WASHINGTON — The U.S. Senate on Tuesday overwhelmingly approved a long-awaited Federal Aviation Administration bill that includes provisions by Sen. Dean Heller on creating a program for package-carrying drones and giving the state’s testing sites additional flexibility to partner with industry on emerging technologies.
“The FAA bill contains many priorities benefiting our state,” the Nevada Republican said.
One of Heller’s provisions on unmanned aircraft systems (UAS) directs the Department of Transportation to establish a streamlined air carrier certification program tailored for those carrying packages.
He also singled out provisions that he expects to help Nevada expand travel and tourism, improve security and provide veterans additional employment opportunities.
He pointed out Nevada’s testing sites at Reno-Stead Airport, Fallon Municipal Airport, Nellis Air Force Base and the Boulder City Municipal Airport make up one of the FAA’s six UAS research and testing areas in the country, adding extending their authorization from 18 months to five years under the legislation will be important to keeping them in a lead role.
Rep. Dina Titus, D-Nev., who works on such issues as a member of the House Aviation Subcommittee of the House Transportation & Infrastructure Committee, also welcomed the passage of the Senate bill.
“Nevada has become a national leader in drone technology,” Titus said.
“From the research being conducted by the Desert Research Institute to the recent drone-delivery test flights being conducted, there is enormous potential in Nevada for this industry to thrive.”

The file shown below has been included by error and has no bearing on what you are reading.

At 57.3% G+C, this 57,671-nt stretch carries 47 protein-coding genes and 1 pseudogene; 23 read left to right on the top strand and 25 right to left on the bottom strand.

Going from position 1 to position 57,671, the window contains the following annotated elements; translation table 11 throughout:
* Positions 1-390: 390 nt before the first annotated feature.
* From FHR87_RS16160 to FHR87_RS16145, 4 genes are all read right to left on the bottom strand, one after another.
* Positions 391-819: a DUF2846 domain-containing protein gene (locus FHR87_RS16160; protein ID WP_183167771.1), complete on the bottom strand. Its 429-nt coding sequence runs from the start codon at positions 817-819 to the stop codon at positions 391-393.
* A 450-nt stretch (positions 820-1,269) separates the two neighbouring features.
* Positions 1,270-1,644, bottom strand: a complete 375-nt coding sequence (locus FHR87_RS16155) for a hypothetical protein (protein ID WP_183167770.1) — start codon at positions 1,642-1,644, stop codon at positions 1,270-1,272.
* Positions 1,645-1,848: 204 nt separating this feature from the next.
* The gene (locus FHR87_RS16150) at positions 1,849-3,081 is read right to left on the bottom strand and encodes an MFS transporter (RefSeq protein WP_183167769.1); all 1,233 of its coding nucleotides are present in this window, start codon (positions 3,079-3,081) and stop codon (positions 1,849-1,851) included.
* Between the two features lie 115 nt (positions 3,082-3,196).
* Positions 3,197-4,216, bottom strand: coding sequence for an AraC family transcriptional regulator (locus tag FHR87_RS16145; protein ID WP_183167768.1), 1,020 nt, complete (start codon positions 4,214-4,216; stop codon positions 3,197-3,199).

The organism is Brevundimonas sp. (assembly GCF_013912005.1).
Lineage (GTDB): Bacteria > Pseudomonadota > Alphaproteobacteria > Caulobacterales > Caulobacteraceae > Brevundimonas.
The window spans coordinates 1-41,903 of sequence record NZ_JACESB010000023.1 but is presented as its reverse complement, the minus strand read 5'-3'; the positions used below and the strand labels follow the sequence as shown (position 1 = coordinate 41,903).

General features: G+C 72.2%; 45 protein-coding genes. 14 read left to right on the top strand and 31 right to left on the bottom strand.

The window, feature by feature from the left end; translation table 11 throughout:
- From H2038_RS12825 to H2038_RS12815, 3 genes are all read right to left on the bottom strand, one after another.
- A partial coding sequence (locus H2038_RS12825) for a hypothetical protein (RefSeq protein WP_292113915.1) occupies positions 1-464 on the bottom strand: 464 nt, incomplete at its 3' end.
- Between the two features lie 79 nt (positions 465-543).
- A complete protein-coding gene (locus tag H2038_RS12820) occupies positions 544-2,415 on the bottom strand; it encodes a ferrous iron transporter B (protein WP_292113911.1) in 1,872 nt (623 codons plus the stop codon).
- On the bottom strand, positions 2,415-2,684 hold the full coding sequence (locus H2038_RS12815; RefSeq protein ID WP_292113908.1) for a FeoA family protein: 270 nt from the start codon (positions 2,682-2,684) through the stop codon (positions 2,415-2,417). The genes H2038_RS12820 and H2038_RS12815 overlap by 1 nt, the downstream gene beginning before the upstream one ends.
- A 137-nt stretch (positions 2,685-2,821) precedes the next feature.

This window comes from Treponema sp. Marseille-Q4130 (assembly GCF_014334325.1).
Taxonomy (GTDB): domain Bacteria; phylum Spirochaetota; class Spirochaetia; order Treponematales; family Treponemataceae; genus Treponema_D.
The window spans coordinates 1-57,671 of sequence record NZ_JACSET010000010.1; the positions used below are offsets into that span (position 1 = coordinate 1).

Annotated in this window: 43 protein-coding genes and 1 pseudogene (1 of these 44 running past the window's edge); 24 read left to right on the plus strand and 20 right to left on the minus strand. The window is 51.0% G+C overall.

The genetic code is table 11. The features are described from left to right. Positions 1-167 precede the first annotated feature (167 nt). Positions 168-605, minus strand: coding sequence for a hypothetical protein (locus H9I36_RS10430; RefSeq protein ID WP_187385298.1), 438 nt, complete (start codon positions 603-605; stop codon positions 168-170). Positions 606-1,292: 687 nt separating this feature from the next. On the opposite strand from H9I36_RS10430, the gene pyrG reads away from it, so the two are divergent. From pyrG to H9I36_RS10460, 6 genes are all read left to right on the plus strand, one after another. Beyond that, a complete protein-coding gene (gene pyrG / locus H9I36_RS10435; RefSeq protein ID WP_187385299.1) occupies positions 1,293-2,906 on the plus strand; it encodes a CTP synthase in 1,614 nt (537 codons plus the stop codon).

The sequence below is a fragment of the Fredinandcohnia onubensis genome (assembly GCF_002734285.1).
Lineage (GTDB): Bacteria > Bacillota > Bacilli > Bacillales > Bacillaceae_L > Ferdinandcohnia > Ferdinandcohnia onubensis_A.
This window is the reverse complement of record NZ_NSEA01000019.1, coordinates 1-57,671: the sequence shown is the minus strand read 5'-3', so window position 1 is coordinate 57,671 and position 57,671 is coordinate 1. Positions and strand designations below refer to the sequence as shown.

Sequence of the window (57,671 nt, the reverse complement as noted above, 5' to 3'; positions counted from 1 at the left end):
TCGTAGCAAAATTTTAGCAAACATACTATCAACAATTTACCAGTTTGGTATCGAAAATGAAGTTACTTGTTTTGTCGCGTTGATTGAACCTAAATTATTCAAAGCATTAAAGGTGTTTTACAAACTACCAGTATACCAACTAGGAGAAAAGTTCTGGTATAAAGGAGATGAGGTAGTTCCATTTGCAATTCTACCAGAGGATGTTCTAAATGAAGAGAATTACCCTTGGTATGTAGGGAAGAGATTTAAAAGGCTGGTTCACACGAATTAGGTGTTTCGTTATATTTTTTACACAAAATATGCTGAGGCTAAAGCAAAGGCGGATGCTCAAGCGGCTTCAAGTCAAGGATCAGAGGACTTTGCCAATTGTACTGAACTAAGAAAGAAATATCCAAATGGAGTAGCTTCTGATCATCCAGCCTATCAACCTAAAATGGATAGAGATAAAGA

She called on House Committee Chairman Bill Shuster, R-Pa., to drop the “misguided attempt to privatize our nation’s air traffic control system for a handful of private corporations with consumers footing the bill.”
Shuster, however, said he planned on pushing ahead with his committee-passed bill even though that measure has not received a House floor vote.
“Transformational air traffic control reform is absolutely necessary to end the unacceptable status quo at the FAA and to ensure the future of America’s aviation system,” he said.
Other provisions of the Senate bill promoted by Heller include those that would provide McCarran International Airport flexibility in using federal funds to build facilities offering multiple modes of transportation such as rail and taxis, give additional resources to smaller airports to attract new airlines routes, and add tourism stakeholders such as the Las Vegas Convention and Visitors Authority to the future aviation infrastructure and financing study provision in the bill.
The Senate approved the bill by a vote of 95 to 3 with Senate Democratic leader Harry Reid of Nevada supporting it.